Written by attorney James Douglas Desmond

What is the Statute of Limitations for a Motorcycle or Car Wreck in Kentucky?


This question is referring to the Statute of Limitations. In Kentucky, most personal injury claims have a one-year statute of limitations. So for claims arising from a slip and fall or medical malpractice, this one-year time limit would apply. This time limit is contained in KRS 413.135.

For motor vehicle accidents, Kentucky law says that the statute of limitations is two-years from the date of the accident or two-years from the date of the last no-fault payment. The Kentucky statute of limitations for motor vehicle accidents is contained in KRS 304.39-230. Please note that nothing other than a no-fault payment will extend the Statute of Limitations. So, for example, a payment by your insurance company under a med-pay policy will have no effect. Please keep in mind the Statute of Limitations is unforgiving. In other words, for car wrecks, your personal injury claim has to be filed with the proper court before two years from the date of the accident has passed or the claim will be barred like it never existed. So if you have a horrendous car wreck on July 15, 2011 and your attorney does not file your lawsuit by July 15, 2013, your claim will be barred as if it never existed.

For motorcycle accidents, you should assume that the Statute of Limitations cannot be extended. Yes, if you have PIP or no-fault coverage on your motorcycle, the Statute of Limitations can be extended. However, 90% of the motorcycle polices I have seen in my practice do not have PIP coverage. This is because it is one of the more expensive types of insurance coverage for motorcycle accidents. Also, note that KRS 304.39-040 (4) specifically states that an operator or passenger on a motorcycle can not recover PIP benefits unless such optional coverage was purchased. Now contrast this with KRS 304.39-030 (1) that says every person suffering an injury in Kentucky from a motor vehicle accident is entitled to PIP. In other words, the Kentucky Legislature has chosen to put motorcyclists at a disadvantage for no reason other than they are operating a bike instead of a car.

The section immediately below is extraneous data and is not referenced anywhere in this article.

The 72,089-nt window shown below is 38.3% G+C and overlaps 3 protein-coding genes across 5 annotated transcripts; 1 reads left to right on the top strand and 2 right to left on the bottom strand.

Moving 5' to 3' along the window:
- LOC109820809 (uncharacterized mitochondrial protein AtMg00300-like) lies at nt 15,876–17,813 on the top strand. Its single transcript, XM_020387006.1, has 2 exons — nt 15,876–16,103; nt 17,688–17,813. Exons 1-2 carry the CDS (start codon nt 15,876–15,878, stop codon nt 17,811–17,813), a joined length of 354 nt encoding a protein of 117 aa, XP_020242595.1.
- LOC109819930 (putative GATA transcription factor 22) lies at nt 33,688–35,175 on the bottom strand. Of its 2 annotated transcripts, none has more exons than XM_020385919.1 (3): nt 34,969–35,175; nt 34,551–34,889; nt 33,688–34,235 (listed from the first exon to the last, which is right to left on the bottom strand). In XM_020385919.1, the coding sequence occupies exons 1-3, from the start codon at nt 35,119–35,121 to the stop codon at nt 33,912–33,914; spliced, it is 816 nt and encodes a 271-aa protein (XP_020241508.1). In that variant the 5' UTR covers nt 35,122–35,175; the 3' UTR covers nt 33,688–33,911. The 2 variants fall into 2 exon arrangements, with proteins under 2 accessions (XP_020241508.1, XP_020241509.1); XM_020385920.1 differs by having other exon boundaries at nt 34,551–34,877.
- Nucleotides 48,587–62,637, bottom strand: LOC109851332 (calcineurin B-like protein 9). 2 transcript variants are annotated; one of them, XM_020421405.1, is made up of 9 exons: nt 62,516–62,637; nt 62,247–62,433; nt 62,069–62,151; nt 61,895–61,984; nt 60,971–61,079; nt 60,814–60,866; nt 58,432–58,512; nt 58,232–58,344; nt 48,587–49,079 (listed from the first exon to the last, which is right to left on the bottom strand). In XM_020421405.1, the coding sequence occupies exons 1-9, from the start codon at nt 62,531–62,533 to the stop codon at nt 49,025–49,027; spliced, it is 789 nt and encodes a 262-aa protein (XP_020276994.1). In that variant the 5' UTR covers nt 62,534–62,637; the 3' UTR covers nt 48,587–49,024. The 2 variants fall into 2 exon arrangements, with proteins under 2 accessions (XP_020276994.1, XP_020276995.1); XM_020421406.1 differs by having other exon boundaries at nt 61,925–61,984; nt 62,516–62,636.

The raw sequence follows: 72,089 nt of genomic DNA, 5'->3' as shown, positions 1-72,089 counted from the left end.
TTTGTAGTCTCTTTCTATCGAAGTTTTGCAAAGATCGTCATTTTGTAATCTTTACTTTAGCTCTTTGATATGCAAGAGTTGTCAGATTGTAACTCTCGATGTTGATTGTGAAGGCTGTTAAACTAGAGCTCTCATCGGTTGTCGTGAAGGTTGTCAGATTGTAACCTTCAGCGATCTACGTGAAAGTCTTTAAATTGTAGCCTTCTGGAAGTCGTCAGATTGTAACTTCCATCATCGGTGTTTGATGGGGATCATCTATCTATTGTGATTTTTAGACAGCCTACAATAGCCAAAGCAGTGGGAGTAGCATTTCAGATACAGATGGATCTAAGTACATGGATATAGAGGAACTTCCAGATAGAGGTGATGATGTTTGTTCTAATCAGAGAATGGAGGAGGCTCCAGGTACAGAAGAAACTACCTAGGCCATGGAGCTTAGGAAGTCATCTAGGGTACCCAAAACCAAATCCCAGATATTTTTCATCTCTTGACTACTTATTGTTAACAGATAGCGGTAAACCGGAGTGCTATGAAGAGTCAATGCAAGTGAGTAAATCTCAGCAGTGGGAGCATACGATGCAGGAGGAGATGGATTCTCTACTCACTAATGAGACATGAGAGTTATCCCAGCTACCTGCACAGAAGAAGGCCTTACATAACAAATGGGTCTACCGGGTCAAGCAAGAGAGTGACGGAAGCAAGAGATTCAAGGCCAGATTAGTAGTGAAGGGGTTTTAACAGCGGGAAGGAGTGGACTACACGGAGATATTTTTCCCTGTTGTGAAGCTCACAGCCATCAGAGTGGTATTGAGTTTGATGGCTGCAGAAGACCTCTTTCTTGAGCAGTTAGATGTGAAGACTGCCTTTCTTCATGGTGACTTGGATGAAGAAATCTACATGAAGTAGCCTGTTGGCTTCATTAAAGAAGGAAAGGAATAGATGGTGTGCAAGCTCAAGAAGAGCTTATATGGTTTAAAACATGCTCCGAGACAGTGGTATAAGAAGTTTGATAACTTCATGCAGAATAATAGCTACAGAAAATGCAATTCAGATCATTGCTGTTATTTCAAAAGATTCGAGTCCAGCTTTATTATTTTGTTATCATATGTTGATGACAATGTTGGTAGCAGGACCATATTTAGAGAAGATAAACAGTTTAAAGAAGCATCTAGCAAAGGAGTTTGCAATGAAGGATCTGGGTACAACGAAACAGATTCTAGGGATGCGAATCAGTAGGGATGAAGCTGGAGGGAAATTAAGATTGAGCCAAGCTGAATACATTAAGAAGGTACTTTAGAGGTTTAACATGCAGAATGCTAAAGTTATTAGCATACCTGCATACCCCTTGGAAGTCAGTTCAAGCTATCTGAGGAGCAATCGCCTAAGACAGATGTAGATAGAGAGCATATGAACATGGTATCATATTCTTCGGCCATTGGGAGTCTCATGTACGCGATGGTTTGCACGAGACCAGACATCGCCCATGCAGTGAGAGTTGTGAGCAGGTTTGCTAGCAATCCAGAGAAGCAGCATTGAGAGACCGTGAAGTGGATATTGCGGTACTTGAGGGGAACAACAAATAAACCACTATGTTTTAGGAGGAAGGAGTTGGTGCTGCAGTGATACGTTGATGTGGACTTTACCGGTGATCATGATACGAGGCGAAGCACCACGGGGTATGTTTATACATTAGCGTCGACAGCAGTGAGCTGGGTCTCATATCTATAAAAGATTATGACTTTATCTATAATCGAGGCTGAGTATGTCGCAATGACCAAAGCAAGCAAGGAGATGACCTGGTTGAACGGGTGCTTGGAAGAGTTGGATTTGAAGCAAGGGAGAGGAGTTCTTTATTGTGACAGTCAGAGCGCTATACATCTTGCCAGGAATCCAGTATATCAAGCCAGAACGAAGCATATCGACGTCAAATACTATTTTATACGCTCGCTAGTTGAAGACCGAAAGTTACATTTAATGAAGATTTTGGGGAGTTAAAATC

And no, Pedestrian PIP does not count! A lot of motorcycle policies have Pedestrian PIP listed. This coverage does not protect you, the motorcyclists. Rather, this coverage means that if your motorcycle hits a pedestrian, you will be responsible for the pedestrian’s medical bills up to $10,000. This is simply a provision required by Kentucky law. The relevant statute is KRS 304.39-050.

The bottom line on the Statute of Limitations is don't play with it and allow an attorney to determine exactly when your Statute of Limitations will run. Also, make sure you contact an attorney well before the Statute of Limitations as it many attorneys do not want to investigate a claim if the Statute of Limitations is about to run.

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